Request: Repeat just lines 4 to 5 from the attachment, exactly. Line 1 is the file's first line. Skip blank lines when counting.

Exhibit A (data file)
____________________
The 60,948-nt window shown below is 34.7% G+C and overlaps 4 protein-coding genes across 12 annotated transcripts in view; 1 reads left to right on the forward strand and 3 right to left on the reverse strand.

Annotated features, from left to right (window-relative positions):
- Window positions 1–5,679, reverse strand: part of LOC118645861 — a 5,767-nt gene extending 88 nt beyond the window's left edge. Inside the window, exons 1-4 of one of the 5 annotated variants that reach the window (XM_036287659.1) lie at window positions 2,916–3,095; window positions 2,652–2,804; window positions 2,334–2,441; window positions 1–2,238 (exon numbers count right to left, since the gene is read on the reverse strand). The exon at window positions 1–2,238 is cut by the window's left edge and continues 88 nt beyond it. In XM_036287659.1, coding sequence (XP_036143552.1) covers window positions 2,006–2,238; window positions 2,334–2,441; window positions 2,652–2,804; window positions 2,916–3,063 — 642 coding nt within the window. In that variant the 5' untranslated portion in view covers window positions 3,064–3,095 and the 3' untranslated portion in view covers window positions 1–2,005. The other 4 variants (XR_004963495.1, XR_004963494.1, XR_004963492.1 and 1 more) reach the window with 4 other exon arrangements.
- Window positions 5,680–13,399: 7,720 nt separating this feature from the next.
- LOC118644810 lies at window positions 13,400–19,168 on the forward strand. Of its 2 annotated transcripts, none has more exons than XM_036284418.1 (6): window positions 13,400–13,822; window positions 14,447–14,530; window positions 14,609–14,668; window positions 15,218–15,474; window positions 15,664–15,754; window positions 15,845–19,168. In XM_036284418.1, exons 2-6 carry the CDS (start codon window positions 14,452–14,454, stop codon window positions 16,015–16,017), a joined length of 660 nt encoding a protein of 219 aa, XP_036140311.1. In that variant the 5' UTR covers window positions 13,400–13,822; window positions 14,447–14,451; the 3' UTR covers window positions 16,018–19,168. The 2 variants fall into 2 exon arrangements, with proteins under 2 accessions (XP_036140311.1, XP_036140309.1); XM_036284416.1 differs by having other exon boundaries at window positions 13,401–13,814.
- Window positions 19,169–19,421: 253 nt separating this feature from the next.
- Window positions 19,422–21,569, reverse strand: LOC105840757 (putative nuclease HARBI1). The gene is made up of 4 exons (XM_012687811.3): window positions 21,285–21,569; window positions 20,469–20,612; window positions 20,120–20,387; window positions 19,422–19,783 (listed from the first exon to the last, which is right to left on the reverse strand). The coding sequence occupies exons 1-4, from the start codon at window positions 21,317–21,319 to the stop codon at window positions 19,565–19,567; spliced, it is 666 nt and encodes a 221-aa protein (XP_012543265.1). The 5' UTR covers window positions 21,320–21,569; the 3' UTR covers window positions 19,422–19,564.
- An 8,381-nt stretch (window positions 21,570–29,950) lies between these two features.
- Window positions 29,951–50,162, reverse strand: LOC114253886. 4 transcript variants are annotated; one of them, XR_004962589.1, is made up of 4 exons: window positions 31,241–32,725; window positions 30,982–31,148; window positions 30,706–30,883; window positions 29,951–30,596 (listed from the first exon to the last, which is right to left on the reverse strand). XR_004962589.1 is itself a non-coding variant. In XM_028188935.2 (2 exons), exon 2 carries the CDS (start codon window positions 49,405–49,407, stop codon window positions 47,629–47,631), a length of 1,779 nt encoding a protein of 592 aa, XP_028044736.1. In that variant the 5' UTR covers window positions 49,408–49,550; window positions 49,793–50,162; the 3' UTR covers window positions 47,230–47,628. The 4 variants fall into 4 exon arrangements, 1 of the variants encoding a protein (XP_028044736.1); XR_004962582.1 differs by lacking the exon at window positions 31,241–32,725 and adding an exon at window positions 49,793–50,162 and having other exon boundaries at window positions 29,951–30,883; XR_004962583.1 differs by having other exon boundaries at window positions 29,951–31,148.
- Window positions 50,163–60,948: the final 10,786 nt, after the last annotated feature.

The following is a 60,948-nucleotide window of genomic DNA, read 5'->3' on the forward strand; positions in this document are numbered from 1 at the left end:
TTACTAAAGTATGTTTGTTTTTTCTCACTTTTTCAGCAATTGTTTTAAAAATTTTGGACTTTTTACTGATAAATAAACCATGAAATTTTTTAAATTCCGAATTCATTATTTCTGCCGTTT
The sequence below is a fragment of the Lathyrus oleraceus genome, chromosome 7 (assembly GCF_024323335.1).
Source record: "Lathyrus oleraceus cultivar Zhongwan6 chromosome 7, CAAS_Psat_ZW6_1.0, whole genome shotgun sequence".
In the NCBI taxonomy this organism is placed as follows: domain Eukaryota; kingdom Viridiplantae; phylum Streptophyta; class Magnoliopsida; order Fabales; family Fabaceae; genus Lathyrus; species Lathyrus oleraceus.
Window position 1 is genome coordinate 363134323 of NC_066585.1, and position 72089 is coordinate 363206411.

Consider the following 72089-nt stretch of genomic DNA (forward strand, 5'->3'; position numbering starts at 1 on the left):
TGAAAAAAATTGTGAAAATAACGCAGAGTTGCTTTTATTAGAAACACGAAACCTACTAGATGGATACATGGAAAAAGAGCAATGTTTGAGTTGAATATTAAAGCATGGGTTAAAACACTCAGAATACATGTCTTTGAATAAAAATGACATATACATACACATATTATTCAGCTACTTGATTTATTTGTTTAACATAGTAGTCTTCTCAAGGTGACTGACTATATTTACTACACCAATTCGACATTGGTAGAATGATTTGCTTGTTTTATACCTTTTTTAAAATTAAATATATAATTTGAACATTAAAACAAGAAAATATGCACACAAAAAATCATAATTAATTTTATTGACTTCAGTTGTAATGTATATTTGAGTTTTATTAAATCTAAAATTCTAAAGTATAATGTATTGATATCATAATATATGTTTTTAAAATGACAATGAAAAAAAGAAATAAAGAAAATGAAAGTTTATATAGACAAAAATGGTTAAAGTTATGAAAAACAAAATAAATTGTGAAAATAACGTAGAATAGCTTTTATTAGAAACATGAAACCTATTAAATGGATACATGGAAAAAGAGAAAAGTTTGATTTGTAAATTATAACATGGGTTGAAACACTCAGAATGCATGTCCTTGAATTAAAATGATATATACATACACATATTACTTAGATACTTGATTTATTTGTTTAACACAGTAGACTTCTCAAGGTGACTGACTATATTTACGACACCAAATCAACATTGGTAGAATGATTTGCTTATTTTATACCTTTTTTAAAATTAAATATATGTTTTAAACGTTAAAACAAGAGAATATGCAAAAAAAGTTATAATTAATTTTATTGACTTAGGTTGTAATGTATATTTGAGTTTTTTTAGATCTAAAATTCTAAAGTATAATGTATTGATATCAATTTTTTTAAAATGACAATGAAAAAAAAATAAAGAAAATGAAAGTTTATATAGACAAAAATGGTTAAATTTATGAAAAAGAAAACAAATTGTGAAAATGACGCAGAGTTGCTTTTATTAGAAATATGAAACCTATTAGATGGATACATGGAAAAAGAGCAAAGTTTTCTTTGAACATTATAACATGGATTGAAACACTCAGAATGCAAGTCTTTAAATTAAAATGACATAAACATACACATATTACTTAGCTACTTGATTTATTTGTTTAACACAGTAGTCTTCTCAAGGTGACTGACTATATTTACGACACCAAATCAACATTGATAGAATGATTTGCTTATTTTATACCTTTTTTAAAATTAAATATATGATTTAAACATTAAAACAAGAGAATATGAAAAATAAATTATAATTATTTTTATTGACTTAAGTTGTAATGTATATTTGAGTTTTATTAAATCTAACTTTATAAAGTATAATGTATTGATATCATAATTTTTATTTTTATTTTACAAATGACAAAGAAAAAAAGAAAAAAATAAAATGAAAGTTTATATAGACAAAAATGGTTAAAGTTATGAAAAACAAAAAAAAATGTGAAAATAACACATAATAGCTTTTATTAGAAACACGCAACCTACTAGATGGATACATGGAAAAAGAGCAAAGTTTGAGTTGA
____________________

- Window positions 5,680–13,399: 7,720 nt separating this feature from the next.
- LOC118644810 lies at window positions 13,400–19,168 on the forward strand. Of its 2 annotated transcripts, none has more exons than XM_036284418.1 (6): window positions 13,400–13,822; window positions 14,447–14,530; window positions 14,609–14,668; window positions 15,218–15,474; window positions 15,664–15,754; window positions 15,845–19,168. In XM_036284418.1, exons 2-6 carry the CDS (start codon window positions 14,452–14,454, stop codon window positions 16,015–16,017), a joined length of 660 nt encoding a protein of 219 aa, XP_036140311.1. In that variant the 5' UTR covers window positions 13,400–13,822; window positions 14,447–14,451; the 3' UTR covers window positions 16,018–19,168. The 2 variants fall into 2 exon arrangements, with proteins under 2 accessions (XP_036140311.1, XP_036140309.1); XM_036284416.1 differs by having other exon boundaries at window positions 13,401–13,814.